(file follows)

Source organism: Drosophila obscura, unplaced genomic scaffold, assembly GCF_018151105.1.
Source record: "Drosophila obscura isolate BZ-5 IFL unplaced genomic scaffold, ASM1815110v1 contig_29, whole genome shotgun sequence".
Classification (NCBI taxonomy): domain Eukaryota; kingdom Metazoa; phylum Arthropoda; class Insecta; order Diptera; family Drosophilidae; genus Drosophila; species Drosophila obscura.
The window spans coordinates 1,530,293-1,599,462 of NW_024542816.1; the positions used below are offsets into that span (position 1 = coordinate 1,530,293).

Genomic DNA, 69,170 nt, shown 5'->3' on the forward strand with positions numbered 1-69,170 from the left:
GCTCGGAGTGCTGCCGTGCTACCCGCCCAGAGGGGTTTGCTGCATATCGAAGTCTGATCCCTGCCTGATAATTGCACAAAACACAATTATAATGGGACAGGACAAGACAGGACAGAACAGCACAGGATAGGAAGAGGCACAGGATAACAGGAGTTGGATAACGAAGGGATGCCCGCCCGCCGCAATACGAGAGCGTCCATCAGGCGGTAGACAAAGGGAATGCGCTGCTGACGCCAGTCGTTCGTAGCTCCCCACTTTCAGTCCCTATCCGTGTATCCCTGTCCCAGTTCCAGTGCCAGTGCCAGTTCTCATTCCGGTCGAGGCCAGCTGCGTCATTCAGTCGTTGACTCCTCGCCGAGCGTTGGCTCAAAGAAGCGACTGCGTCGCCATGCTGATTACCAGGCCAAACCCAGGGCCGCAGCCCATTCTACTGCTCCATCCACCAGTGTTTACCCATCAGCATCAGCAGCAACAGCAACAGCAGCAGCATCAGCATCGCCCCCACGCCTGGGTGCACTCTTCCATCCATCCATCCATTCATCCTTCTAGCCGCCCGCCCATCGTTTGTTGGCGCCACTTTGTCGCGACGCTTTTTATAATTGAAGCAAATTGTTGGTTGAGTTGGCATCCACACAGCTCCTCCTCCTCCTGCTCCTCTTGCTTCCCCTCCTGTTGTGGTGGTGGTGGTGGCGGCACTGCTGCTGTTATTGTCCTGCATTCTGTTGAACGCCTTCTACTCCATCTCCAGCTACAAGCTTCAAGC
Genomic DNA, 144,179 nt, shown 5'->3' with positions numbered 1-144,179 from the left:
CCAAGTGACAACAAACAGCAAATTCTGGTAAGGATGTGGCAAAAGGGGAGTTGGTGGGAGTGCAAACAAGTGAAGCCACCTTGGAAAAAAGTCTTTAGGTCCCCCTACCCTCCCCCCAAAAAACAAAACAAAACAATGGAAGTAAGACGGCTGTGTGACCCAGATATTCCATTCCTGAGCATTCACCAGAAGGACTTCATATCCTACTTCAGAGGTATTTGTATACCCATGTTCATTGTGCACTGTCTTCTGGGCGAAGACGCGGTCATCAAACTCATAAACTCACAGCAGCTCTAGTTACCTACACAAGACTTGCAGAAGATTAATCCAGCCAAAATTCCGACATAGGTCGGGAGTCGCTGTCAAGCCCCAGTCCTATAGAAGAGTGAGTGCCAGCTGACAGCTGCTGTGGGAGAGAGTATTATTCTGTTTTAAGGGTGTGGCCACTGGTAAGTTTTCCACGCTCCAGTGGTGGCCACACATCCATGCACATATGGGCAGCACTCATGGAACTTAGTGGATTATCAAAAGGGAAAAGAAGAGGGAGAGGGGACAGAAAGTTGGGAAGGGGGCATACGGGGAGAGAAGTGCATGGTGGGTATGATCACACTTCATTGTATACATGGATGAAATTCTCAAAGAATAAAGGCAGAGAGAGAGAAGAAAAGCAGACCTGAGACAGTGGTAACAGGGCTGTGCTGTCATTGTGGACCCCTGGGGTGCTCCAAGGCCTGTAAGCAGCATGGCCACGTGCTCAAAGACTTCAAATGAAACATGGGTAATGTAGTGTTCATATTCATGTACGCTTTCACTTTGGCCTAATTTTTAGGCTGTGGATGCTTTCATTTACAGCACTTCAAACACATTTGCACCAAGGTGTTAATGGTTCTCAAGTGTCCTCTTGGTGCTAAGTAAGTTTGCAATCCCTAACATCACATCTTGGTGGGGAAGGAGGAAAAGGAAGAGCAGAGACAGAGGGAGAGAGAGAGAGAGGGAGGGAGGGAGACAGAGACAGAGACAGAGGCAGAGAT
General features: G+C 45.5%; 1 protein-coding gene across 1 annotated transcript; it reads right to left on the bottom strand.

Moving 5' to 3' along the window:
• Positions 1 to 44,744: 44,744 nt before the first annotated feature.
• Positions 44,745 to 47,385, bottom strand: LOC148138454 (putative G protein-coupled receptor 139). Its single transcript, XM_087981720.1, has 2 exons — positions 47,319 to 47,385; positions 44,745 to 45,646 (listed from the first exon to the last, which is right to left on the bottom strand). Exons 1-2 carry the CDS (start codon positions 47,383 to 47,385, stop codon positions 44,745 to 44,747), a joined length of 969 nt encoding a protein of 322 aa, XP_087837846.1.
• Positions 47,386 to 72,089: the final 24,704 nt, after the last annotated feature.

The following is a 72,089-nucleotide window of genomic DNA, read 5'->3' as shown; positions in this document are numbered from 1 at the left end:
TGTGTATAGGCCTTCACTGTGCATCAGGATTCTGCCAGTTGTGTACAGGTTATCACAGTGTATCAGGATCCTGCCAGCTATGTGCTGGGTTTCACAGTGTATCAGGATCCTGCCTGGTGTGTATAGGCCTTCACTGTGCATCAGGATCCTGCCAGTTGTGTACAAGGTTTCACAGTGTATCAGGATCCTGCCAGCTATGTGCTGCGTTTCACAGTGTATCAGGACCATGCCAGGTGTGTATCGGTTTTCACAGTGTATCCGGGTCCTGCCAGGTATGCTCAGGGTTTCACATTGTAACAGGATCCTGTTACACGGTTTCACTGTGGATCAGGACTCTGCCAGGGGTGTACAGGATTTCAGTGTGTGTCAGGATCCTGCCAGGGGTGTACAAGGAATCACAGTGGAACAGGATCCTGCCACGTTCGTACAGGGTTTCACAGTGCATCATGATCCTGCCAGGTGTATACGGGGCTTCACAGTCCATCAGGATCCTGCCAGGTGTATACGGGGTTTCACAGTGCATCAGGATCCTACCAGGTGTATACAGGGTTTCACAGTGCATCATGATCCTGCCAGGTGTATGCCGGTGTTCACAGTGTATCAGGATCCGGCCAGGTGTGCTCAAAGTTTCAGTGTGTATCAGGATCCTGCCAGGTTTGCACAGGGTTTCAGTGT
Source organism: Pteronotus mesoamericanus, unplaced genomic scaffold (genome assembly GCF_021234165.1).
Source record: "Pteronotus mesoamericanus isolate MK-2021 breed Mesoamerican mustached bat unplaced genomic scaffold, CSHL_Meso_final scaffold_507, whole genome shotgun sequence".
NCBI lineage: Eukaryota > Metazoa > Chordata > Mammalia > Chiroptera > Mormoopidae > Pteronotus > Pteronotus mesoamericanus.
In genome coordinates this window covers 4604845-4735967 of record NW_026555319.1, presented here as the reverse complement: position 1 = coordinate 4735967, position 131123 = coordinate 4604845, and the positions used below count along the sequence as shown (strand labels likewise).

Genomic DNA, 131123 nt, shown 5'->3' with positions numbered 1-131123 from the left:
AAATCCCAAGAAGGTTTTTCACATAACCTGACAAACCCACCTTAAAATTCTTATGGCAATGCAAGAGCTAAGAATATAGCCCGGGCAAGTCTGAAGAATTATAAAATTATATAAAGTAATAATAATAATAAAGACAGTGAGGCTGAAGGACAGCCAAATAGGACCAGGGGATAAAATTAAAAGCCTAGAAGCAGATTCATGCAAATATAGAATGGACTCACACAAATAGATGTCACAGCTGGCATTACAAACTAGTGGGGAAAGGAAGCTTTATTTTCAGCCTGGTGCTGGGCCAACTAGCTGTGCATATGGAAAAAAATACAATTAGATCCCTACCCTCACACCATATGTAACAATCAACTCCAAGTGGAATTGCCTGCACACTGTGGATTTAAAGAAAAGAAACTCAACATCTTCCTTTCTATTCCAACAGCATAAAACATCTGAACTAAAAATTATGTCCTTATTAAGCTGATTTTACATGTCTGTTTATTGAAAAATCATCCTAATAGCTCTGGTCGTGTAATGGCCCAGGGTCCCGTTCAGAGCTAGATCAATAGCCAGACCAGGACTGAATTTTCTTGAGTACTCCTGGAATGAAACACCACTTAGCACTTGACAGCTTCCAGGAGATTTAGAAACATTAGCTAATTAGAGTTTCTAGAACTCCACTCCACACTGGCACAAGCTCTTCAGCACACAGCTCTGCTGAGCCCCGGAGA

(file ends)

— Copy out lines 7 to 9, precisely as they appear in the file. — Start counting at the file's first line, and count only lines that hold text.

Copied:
Genomic DNA, 144,179 nt, shown 5'->3' with positions numbered 1-144,179 from the left:
CCAAGTGACAACAAACAGCAAATTCTGGTAAGGATGTGGCAAAAGGGGAGTTGGTGGGAGTGCAAACAAGTGAAGCCACCTTGGAAAAAAGTCTTTAGGTCCCCCTACCCTCCCCCCAAAAAACAAAACAAAACAATGGAAGTAAGACGGCTGTGTGACCCAGATATTCCATTCCTGAGCATTCACCAGAAGGACTTCATATCCTACTTCAGAGGTATTTGTATACCCATGTTCATTGTGCACTGTCTTCTGGGCGAAGACGCGGTCATCAAACTCATAAACTCACAGCAGCTCTAGTTACCTACACAAGACTTGCAGAAGATTAATCCAGCCAAAATTCCGACATAGGTCGGGAGTCGCTGTCAAGCCCCAGTCCTATAGAAGAGTGAGTGCCAGCTGACAGCTGCTGTGGGAGAGAGTATTATTCTGTTTTAAGGGTGTGGCCACTGGTAAGTTTTCCACGCTCCAGTGGTGGCCACACATCCATGCACATATGGGCAGCACTCATGGAACTTAGTGGATTATCAAAAGGGAAAAGAAGAGGGAGAGGGGACAGAAAGTTGGGAAGGGGGCATACGGGGAGAGAAGTGCATGGTGGGTATGATCACACTTCATTGTATACATGGATGAAATTCTCAAAGAATAAAGGCAGAGAGAGAGAAGAAAAGCAGACCTGAGACAGTGGTAACAGGGCTGTGCTGTCATTGTGGACCCCTGGGGTGCTCCAAGGCCTGTAAGCAGCATGGCCACGTGCTCAAAGACTTCAAATGAAACATGGGTAATGTAGTGTTCATATTCATGTACGCTTTCACTTTGGCCTAATTTTTAGGCTGTGGATGCTTTCATTTACAGCACTTCAAACACATTTGCACCAAGGTGTTAATGGTTCTCAAGTGTCCTCTTGGTGCTAAGTAAGTTTGCAATCCCTAACATCACATCTTGGTGGGGAAGGAGGAAAAGGAAGAGCAGAGACAGAGGGAGAGAGAGAGAGAGGGAGGGAGGGAGACAGAGACAGAGACAGAGGCAGAGAT
General features: G+C 45.5%; 1 protein-coding gene across 1 annotated transcript; it reads right to left on the bottom strand.